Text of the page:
BERLIN (AP) — A new movie from dissident Iranian director Jafar Panahi, which defies a ban on filmmaking and reflects his frustration at being unable to work officially, makes its debut at the Berlin film festival Tuesday.
"Closed Curtain" is co-directed by Panahi and his fellow Iranian filmmaker and longtime friend, Kamboziya Partovi. Panahi, who has won awards at several major film festivals in the past, was sentenced to house arrest and a 20-year ban on filmmaking in 2010 after being convicted of "making propaganda" against Iran's ruling system.
Partovi presented the movie at the Berlin festival, where it's one of 19 films competing for the top Golden Bear award.
The new film, made by a very small team, is filmed entirely inside an isolated seaside villa, much of the time with the curtains drawn.
The two directors are the lead actors: Partovi playing an increasingly paranoid man trapped in the house as police search the area, and Panahi playing himself as the director of that story.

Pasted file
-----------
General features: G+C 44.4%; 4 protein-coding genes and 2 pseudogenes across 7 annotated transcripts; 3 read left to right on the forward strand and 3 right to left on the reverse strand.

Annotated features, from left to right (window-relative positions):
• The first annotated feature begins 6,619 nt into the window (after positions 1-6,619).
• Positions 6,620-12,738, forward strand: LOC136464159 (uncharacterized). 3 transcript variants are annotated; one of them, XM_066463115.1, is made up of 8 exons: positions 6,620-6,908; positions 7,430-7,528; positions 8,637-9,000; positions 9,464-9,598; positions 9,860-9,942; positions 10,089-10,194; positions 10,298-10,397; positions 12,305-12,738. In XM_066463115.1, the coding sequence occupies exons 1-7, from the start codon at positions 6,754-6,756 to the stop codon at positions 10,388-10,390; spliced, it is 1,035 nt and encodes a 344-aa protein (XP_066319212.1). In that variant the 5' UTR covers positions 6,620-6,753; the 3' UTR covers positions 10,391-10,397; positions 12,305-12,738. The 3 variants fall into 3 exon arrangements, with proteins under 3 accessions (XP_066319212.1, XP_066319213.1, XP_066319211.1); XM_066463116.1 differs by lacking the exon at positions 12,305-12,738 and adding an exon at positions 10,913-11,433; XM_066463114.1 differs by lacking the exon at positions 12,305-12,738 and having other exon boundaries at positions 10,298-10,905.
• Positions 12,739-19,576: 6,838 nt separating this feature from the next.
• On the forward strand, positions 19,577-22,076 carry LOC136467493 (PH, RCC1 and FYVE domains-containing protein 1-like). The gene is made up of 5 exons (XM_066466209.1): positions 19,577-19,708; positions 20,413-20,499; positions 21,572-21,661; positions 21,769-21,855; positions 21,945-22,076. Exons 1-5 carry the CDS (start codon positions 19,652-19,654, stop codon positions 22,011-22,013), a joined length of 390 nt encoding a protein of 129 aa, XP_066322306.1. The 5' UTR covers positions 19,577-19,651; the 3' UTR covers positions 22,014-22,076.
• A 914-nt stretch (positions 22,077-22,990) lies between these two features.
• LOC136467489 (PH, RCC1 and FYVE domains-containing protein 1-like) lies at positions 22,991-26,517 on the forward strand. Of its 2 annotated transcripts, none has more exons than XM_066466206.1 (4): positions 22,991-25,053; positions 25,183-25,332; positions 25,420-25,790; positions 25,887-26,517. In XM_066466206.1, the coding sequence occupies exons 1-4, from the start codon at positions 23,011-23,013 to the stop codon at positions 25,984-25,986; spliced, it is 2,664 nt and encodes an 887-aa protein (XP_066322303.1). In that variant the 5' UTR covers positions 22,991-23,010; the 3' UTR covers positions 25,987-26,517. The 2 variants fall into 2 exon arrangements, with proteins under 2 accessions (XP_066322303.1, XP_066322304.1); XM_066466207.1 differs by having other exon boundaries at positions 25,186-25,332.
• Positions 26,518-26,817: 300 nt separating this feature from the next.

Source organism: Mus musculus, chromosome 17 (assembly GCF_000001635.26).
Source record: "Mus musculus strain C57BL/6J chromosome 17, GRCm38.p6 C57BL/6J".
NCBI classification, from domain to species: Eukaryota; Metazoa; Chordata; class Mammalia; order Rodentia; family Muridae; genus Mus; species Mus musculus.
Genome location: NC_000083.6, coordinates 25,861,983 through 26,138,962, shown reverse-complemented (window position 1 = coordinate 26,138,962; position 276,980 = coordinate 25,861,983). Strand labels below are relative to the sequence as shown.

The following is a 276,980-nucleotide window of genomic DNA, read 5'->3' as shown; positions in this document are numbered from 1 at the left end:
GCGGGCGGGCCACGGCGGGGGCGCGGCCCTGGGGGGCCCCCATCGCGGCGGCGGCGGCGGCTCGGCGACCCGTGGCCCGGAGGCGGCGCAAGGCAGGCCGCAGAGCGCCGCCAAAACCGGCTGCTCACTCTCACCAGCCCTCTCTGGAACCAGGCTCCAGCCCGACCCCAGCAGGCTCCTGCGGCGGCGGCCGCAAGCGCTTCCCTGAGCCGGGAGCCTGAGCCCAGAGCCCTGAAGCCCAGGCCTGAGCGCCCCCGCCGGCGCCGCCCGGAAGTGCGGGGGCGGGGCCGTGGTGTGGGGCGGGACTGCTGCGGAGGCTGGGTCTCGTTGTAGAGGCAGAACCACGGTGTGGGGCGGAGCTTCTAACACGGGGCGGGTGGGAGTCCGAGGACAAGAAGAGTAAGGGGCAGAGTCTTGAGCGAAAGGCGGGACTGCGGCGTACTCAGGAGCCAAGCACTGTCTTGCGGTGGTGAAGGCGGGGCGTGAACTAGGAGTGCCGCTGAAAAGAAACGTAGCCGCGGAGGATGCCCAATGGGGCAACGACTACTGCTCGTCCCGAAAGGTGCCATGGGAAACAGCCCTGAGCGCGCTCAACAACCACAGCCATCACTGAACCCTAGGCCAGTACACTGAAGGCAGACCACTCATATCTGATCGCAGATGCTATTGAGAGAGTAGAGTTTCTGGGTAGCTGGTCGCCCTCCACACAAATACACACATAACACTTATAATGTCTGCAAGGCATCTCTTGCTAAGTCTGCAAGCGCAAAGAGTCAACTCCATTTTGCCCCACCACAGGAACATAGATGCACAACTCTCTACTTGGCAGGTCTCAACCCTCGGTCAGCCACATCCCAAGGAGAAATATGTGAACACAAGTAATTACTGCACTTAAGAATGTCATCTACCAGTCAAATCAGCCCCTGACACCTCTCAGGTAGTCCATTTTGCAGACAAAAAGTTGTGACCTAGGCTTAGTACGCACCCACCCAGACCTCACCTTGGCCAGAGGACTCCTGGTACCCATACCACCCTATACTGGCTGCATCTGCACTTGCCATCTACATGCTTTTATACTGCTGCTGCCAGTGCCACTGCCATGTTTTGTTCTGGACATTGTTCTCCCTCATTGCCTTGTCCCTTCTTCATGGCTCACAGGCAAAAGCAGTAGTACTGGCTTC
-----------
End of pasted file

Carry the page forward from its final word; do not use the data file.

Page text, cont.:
Scenes with the curtains open were "shot at the very end so we didn't get into trouble," Partovi said.
Festival officials say Panahi is no longer confined to his home but still isn't supposed to make films. The German government says it asked Iran to allow Panahi to travel to Berlin for the premiere; there has been no word on any response.
"It's very difficult not to work ... you become depressed," Partovi told reporters, speaking through an interpreter. "For him, it became very difficult just to sit around at home."
He added that he didn't know what, if any, consequences making the film might have.
"Nothing has happened up to now," he said. But "we don't know what the future holds in store for us."
"Closed Curtain" contrasts with earlier Panahi films such as the exuberant "Offside," a movie following girls who disguise themselves as boys to sneak into a football match in Tehran. It won Berlin's runner-up Silver Bear in 2006.
The new movie follows "This Is Not A Film," a 2011 documentary that Panahi made in his Tehran apartment, where he was under house arrest.
That reflects his predicament, Partovi said. "If he's no longer allowed to speak about others and other people's lives, then he has to talk about himself."